This cake calls for baking soda only, no baking powder. if you’re a baking aficionado, you may know that recipes that call for baking soda require some sort of acid. That’s because the combination of acid and baking soda is what creates carbon dioxide, which then causes the cake to rise. Baking soda is considerably stronger than baking powder, and the generous amount used in this recipe (2 teaspoons) is what’s partially responsible for this cake’s extraordinarily light and fluffy texture.

If two teaspoons of baking soda sounds like a lot, keep in mind that we are using A LOT of acid - 1/2 cup of lemon juice to be precise. Because this cake uses a relatively high amount of baking soda, you want to make sure you use the full amount of lemon juice. Otherwise, you’ll have an excess of baking soda leftover after the reaction, which will lend the cake an unpleasant soapy taste. Also, please use FRESHLY SQUEEZED lemon juice. Since this is a lemon cake, you must use fresh lemon juice to get that lovely, bright lemon flavor; no plastic bottles of juice!

Vegan Lemon Poppy Seed Layer Cake

My second ingredient note concerns the extra virgin olive oil. As this is a vegan cake, there will be no butter, but even if this weren’t a strictly vegan cake, I’d choose oil over butter as the source of fat. That’s because cakes baked with oil tend to bake up with a lighter, more even crumb and stay tender and moist compared to cakes baked with butter, which tend to dry out more.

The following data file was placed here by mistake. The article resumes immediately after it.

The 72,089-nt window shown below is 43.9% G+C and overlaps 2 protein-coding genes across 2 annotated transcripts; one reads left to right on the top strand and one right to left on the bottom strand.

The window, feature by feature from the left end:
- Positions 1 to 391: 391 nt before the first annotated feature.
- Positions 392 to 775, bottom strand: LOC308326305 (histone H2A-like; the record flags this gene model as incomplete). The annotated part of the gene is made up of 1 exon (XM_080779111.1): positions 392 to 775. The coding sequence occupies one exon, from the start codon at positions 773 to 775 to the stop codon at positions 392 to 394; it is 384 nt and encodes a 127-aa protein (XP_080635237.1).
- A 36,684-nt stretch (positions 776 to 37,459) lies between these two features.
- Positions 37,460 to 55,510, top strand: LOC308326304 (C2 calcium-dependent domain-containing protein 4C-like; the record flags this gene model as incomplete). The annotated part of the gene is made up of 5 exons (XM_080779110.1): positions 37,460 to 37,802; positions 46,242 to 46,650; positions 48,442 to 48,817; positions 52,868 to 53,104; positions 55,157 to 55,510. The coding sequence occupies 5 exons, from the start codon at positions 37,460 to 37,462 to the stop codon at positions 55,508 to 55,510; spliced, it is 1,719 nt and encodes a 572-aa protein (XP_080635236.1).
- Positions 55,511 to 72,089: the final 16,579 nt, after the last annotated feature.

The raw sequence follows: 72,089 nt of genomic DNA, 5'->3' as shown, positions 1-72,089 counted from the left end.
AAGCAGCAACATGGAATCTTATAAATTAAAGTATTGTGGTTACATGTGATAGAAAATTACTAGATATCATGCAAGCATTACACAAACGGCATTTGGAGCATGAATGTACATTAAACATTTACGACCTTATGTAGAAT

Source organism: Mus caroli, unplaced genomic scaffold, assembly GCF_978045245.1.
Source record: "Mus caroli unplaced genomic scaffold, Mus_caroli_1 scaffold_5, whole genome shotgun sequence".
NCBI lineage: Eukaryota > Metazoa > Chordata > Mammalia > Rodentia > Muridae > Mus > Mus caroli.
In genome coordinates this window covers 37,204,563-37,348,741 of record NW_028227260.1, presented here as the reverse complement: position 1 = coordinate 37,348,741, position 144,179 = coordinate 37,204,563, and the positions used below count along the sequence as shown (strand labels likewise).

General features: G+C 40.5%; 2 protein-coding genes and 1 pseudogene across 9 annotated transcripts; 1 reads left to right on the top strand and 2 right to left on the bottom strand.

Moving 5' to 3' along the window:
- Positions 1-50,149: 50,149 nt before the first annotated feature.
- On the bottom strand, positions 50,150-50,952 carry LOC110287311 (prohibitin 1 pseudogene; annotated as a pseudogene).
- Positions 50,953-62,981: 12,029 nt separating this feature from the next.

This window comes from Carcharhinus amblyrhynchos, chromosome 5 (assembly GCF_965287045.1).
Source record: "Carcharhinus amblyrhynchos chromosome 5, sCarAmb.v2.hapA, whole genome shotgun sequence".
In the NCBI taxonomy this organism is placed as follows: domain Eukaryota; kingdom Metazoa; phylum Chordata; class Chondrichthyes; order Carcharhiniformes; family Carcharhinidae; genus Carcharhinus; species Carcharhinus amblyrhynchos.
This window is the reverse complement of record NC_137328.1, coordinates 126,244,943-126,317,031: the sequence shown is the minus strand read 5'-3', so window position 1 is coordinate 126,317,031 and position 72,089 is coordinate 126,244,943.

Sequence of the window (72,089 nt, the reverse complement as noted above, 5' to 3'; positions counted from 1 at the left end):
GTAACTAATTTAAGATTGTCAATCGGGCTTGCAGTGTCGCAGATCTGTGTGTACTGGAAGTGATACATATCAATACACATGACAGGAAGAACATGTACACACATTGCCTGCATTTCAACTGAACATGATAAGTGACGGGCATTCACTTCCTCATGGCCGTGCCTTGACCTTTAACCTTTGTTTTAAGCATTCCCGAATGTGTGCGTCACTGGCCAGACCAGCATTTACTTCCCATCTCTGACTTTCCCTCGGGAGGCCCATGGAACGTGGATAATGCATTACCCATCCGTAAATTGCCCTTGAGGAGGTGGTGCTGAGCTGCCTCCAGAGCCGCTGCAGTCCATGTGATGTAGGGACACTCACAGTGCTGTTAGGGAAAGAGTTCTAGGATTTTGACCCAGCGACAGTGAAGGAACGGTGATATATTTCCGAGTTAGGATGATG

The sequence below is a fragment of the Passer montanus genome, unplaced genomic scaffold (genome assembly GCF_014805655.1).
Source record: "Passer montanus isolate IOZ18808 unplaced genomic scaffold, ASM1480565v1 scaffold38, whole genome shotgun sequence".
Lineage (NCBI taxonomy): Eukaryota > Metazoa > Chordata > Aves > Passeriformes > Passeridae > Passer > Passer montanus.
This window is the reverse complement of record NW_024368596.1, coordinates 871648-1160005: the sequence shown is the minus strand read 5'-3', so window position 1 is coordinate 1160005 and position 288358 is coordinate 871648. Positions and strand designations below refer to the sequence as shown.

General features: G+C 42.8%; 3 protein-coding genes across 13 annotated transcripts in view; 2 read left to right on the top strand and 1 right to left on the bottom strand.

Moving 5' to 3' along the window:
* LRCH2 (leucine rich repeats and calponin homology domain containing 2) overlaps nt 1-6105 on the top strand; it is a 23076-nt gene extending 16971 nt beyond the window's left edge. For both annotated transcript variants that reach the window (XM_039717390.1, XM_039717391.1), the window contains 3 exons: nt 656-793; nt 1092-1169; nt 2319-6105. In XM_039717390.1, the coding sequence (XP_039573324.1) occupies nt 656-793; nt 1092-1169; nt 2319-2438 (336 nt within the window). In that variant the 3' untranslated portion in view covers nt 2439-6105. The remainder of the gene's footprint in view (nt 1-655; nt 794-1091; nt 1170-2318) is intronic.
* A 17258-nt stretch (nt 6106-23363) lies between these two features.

If you’re curious about the science, it’s largely due to two factors. First, oil weighs less than butter, resulting in cakes with a lighter texture. Second, while all oils are 100% fat, most standard butters (at least in the U.S.) are only 80% fat and contain a significant percent of water; that water intensifies the gluten found in flour, resulting in denser, drier cakes.

Lastly, this cake in particular is best made with oil because it should be refrigerated (due to the cream cheese frosting). When butter cakes are refrigerated, they tend to firm up and dry out.

Since the only source of fat in this cake is the olive oil, I do recommend using a high-quality, fruity extra virgin olive oil. The light but buttery, slightly fruity flavor of a good extra virgin olive oil works magically with the lemon juice (just as it might in a lemon vinaigrette).

Vegan Lemon Poppy Seed Layer Cake

Layering the cake